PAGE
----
Grace. Please.

So. The start of this school year.

It’s going to be hard. It is hard. It’s borderline unworkable.

I am friends with many administrators. Superintendents, directors, principals. I used to be an administrator. I used to be a teacher. I’m a parent to kids in school. I’m a husband to a kickass English teacher. I work for an edtech company.

Which is to say, I’m seeing and hearing it from every side. And one, massive truth has emerged.

No one will be happy.

Everyone is armchair quarterbacking this school start-up. And they’re sitting in their chair with a boatload of biases, experiences, and, frankly, any lack of humility.

No one knows how this will play out.

Anyway. The narratives I mostly see are either from teachers or from parents (with a smattering of stories coming from kids). What I don’t see much is the narrative from administrators. Which I understand. They have an intensely political job.

(But again, no one will be happy.)

And they’re trying to triage a situation that results in the fewest casualties.

I want to make a few suggestions for those of us second-guessing everything from administrators (with our very limited view of the moving parts).

1. Show Grace. Please

Extend kindness, courtesy, and humility to your principals, administrators, and superintendents.

2. Assume good intent

Every administrator I know has a core truth: They care about people. Not just students, but their entire village of learners. They want what’s best.

Yes, good intentions don’t necessarily translate into good outcomes. But it still matters when looking at the individual.

3. Know they’re working their asses off

Hours and hours. Days and days. Weekend after weekend.

4. Understand they’re making personal sacrifices

See point three. People are finite. The hours in a week are finite. Giving time to work means taking time away from family, relationships, parenting, personal development, and friendships.

Things in life that really matter.

5. Recognize cognitive and skill limits

Administrators, like every group, come with a wide variety of cognitive abilities and skills.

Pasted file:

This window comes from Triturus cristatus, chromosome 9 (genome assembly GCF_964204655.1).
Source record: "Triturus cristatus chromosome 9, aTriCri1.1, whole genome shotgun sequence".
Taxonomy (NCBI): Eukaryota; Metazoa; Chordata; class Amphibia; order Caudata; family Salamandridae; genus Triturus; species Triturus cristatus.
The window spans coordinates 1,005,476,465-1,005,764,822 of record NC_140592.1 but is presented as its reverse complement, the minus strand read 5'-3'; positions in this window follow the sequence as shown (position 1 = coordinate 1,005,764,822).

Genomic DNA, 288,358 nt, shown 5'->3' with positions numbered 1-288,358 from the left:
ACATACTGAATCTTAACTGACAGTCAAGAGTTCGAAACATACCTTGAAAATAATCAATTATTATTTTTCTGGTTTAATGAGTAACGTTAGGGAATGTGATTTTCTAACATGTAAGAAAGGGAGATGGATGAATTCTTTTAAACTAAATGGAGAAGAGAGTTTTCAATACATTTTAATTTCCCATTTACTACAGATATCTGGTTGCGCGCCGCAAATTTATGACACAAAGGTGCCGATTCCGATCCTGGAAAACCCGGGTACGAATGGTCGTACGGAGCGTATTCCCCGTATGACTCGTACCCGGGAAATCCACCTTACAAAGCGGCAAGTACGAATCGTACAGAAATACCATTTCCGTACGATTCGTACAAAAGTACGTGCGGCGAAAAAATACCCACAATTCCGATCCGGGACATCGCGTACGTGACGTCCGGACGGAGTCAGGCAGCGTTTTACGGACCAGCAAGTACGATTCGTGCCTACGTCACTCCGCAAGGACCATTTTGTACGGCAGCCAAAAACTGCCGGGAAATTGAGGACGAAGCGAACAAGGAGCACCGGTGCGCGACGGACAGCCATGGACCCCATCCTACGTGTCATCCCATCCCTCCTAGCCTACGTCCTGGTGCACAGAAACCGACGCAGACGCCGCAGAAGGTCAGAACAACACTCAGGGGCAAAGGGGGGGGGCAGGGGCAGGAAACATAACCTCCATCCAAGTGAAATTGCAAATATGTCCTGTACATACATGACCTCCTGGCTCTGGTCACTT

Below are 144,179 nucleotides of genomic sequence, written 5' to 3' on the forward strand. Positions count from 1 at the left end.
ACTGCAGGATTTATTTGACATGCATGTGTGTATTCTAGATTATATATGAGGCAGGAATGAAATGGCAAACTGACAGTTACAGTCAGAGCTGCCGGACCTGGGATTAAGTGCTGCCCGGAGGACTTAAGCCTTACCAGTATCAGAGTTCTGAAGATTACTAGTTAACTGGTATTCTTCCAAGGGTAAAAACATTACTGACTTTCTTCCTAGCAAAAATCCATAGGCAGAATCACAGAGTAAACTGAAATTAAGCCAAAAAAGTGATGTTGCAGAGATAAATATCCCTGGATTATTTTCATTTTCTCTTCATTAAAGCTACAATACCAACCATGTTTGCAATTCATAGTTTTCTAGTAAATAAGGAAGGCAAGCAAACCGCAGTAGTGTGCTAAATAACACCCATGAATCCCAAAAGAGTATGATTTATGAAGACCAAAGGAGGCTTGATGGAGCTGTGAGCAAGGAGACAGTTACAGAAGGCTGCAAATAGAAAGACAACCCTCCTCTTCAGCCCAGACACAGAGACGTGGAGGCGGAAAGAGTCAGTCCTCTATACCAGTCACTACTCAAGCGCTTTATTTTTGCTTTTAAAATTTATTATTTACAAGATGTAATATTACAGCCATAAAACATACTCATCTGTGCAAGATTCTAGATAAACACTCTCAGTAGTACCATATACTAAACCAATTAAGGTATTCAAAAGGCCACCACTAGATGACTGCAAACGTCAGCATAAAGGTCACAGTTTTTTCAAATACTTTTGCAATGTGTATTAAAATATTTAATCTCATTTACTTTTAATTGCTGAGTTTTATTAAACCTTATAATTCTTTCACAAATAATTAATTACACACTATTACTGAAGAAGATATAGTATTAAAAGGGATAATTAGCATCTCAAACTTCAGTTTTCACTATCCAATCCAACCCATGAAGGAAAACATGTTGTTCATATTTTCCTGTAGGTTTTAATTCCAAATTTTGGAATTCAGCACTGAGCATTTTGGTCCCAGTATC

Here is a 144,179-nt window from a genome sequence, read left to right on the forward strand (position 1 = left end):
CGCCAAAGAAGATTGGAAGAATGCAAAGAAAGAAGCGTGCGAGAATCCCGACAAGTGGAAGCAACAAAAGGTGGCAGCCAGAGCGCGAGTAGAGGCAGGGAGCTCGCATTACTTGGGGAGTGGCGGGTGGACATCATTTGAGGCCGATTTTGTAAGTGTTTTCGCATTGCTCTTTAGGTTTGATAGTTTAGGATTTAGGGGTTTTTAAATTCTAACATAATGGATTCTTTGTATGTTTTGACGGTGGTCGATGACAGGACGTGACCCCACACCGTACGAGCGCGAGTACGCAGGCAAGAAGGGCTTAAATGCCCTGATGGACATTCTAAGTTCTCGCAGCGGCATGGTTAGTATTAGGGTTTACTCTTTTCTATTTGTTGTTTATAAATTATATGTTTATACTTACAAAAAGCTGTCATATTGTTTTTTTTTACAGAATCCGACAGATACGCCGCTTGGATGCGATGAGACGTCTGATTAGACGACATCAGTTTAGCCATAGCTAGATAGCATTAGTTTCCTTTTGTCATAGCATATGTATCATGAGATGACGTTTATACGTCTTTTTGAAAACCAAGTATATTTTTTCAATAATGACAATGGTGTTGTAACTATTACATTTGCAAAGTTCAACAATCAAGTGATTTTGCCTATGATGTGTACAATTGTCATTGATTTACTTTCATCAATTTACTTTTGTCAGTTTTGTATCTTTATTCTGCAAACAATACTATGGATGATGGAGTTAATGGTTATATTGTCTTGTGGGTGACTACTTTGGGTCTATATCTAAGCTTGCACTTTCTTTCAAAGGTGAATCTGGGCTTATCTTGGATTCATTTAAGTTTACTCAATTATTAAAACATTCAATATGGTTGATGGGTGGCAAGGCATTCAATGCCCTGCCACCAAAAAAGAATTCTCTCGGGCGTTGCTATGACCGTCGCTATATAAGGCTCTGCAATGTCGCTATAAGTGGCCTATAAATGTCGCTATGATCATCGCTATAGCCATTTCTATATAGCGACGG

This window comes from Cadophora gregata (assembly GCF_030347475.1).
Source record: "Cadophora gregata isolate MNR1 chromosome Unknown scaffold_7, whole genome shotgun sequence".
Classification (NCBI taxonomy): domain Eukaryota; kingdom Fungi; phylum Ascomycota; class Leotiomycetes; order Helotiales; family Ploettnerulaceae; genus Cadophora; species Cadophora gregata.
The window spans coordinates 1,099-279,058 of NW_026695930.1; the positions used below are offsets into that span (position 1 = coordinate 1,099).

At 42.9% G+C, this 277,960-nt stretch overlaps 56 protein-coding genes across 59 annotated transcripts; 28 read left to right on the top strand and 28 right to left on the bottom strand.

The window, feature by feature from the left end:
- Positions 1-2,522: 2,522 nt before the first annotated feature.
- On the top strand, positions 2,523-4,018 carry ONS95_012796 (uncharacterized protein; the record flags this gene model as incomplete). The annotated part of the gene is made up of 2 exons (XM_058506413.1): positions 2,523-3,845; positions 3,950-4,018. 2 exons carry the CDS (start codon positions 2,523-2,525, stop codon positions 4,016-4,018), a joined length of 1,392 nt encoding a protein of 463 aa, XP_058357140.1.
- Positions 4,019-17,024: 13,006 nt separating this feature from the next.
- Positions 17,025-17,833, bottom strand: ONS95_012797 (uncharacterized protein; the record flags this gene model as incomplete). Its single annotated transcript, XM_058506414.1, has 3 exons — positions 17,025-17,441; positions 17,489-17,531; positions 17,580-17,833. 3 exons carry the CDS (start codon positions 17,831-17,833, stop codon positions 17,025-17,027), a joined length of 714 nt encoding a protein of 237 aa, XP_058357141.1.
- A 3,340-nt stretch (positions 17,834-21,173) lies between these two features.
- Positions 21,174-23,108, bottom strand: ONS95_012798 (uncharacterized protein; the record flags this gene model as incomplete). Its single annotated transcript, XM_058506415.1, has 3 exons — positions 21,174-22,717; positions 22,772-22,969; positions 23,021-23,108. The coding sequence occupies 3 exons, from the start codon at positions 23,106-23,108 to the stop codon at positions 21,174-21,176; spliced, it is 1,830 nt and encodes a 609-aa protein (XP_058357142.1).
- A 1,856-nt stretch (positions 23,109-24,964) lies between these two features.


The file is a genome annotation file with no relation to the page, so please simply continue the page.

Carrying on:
Sometimes they hit the wall on what they’re able to accomplish. They literally can’t do more.

It is what it is. And it’s not wrong. When they hit the wall, see points one and two.

6. Give words of encouragement

Even if you’re doubting what the administrator is doing. Find an area of truth that you can embrace, and then offer it back to the administrator with encouragement and grace. These words are gold to administrators.

For many an administrator, their daily inbox is one long list of complaints. Words of encouragement help balance the scale.

7. Understand everyone has a boss

In school districts, that boss is eventually the school board.

And school boards come in every shape, size, belief, biases, values, and abilities.

Moreover, their understanding of how the world works, their “common sense” base if you will, is, like everyone else, being turned upside down in this Covid-19 world.

Chaos doesn’t necessarily bring out the best decision making.

Here, too, is where you can give words of encouragement. Let board members know you sympathize with their challenges. Tell them the words of support you’re giving to administrators. Board members need to hear words of grace as well.

There Are More

And this list could go on for a while. I mostly try and ground myself in a profound sense of gratitude for administrators working through the trenches right now. I am amazed at their fortitude.

My hope is that we all extend (or continue to extend) grace during this epic change in the world.

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